10. Practice the first minute in your mind.

Whatever you're planning to say as the captivating opener--a witty quotation, personal story, or startling statistic--rehearse the first few sentences several times, Price suggests.

Knowing exactly how you're going to start gives you confidence, enables you to look directly into the eyes of audience members as you begin (not at notes or a slide), and creates a powerful first impression.

11. Sip water that is either warm or room temperature, with lemon if possible.

"This helps with dry-mouth, cuts through mucus buildup in the mouth, and clears the throat," Price says. Avoid cold food and drinks, dairy products, and carbonated beverages--and ensure a glass or bottle of water is within arm's reach during your speech.

12. Meet and greet the audience before you speak.

Shake hands and talk with as many people as possible ahead of time. "This shows the audience you're approachable and personable," Price explains.

"You may even learn a few names, issues, and stories to weave into your presentation. Plus, having conversations with your listeners ahead of time transforms scary 'public' speaking into natural, relaxed 'personal' speaking."

13. Check out the meeting room and audiovisual set-up.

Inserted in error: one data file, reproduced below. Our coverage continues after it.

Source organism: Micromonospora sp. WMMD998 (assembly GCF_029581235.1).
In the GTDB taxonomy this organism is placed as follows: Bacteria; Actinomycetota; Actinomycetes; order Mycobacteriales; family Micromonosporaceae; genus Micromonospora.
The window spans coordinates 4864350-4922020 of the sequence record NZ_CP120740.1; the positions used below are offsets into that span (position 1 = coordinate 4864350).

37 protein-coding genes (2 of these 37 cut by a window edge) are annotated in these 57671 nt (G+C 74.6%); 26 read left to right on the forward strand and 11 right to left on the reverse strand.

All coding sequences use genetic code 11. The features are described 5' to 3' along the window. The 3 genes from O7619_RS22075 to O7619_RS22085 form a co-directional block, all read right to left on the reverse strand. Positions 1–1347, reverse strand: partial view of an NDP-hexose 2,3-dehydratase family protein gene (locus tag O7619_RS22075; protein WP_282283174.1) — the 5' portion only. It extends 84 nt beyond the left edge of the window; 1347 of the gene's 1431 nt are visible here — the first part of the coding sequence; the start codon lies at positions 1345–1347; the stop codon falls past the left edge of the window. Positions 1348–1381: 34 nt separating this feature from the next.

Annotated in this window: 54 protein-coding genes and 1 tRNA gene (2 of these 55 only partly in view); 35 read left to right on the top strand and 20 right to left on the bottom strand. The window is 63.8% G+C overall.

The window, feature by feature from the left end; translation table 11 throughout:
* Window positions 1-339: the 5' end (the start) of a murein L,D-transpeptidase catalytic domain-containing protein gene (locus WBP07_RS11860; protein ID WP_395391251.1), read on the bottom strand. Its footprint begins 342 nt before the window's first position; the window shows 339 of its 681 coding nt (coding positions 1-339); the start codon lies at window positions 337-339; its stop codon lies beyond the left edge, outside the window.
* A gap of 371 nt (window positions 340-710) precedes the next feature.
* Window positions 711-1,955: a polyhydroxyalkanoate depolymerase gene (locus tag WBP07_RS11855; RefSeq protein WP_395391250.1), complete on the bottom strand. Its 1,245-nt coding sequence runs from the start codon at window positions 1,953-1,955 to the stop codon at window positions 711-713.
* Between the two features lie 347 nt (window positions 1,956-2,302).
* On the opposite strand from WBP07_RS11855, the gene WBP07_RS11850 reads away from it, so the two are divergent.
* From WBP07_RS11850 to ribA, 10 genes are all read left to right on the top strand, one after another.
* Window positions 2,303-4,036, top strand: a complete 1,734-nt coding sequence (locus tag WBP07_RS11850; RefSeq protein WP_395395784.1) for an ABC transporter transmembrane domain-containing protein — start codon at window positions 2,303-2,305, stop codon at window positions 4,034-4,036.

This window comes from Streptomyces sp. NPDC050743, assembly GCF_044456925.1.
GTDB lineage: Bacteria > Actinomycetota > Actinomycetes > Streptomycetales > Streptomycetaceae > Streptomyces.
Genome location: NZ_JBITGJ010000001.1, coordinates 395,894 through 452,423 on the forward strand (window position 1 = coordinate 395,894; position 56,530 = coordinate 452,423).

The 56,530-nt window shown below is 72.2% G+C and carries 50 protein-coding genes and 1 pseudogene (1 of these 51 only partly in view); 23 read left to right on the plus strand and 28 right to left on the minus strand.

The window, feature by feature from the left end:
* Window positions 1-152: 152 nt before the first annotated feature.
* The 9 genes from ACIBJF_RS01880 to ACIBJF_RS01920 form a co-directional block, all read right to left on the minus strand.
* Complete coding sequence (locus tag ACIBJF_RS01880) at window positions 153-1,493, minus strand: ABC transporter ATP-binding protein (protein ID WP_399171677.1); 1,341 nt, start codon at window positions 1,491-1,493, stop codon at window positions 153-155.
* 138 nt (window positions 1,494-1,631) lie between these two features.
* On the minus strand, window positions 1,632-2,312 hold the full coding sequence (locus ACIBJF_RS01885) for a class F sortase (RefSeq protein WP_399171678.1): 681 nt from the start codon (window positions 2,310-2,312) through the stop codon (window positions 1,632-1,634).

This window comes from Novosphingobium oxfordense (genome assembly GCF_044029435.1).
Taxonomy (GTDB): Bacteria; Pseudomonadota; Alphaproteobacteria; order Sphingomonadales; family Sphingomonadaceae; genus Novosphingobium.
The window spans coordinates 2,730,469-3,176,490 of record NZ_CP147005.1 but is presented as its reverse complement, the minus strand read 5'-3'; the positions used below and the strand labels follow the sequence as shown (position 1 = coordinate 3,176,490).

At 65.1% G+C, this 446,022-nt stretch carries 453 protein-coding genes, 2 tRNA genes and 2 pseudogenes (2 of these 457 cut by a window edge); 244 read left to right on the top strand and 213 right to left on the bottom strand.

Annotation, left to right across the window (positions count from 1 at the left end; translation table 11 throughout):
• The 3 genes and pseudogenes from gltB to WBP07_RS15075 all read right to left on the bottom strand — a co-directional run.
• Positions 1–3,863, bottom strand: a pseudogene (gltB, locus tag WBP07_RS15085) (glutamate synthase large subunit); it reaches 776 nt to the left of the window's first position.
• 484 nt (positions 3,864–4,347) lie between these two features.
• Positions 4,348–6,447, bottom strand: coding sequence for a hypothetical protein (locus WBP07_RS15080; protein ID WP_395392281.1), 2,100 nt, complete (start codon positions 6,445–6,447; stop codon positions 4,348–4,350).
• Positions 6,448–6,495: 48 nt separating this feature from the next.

As the speaker, be sure you know the environment, including the seating arrangement, presentation electronics, microphone, and lighting.

Get to the room early and ensure you're comfortable with the set-up. "This step shows the audience you're prepared and helps ensure your presentation runs smoothly," she says. 

14. Assume a standing position in the five minutes prior to speaking.

If you're the host or only speaker, you'll be standing anyway. However, if you're one of several speakers on the agenda, and your turn is coming up in five minutes, simply step to the back of the room and stand, or stand up if you're backstage.

"The sitting position is motionless, passive, and inactive. By standing, you summon energy ahead of time, give your body a chance to warm up, and place yourself in a posture ready for action," Price says.

15. Smile.

Maintain a positive, pleasant expression on your face in the moments before you speak.

"Smiling actually relaxes the body. Physiologically, smiling emits endorphins in the brain that calms the nerves, creates a pleasant attitude, and promotes a sense of well being," she says.

Plus, a smile conveys confidence and self-assurance. It shows your audience that you're happy to see them and enthusiastic about your message.

This story first appeared on Business Insider

Published on: Feb 23, 2016